Tuesday, March 16, 2010
Homes and other people's gardens
"Und here ve haff der mine field, and zen moat and zen ze ha-ha - ze pit vith razor sharp spikes..."
Ok perhaps I exaggurate just a trifle, but with dug in wombat proofing, wooden pallisade wallaby proofing, a metal slide rim for the possums and a final bird-net layer, there are less secure houses in Johannesburg. It was a fascinating trip around some very impressive gardens. In a nutshell (or at least Fort Knox) - you can grow almost anything on Flinders (there are soil issues, and bugs etc, but it is a temperate climate, which is not too extreme.) But there are a lot of volunteers eager to help you with redistributing the produce. It was fascinating however to see the different approaches - and levels of success in different people's gardens. I learned that soil can be over-enriched, which I hadn't known, and saw several neat ideas. The trip was also fascinating for the inveterate people-watcher like me, with a cross section of islanders who grow veggies - from the humble back garden patch to things that cost more than your average family car to set up. A frightening number of them said "Oh you're the new South Africans in John's place." I began to feel a little like the new giraffe at the zoo, only less interesting. We'd been told to bring a 'cut lunch'. I was good. I did not explain that we Africans liked to cut ours fresh, and could we have the attendees list to browse over. It was time away from the desk and writing, but worthwhile in terms of learning what would grow and what we'd have to do.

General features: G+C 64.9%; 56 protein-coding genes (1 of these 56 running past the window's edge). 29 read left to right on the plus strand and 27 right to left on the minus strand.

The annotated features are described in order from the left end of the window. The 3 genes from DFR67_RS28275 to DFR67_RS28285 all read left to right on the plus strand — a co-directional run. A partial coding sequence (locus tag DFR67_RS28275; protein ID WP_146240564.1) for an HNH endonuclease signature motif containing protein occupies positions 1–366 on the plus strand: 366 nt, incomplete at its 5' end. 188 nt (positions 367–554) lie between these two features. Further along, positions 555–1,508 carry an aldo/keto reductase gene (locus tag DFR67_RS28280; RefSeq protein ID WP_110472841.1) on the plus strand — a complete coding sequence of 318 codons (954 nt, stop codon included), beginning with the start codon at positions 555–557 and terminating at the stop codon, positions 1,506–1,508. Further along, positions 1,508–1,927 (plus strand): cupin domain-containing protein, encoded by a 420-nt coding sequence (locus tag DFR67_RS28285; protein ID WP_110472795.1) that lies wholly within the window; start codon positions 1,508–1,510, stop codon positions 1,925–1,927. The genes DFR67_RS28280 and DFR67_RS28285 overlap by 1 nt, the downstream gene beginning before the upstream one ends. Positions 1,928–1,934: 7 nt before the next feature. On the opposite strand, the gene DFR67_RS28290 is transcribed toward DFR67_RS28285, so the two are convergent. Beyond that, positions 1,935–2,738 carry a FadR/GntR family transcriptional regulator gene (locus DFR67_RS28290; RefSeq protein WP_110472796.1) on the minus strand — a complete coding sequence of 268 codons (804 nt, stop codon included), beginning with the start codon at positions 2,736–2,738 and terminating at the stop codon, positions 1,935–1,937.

And what not to do. Heh. Local wisdom has it that you bury a dead critter (sheep, wallaby, feral pig) under each fruit tree. The vivacious owner of a large and struggling orchard/garden describing the process... "you know, legs and arms coming off and maggots spilling." Fancy some fruit from that tree?! At least we savages butcher our enemies on the spot before burying them under the corner posts of our buildings without having to drag disintegrating bits. Anyway Josh Byrne assured us this was a bad idea and anerobic fermentation would have a detrimental effect on the roots, to say nothing of the acidification of the soil from all the puking at the bouquet and charming sights.
This one however was a life lesson to me.
It was probably the best and most productive of the gardens... and a charming lady of 96 kept it... by herself.
She also teaches Scottish dancing.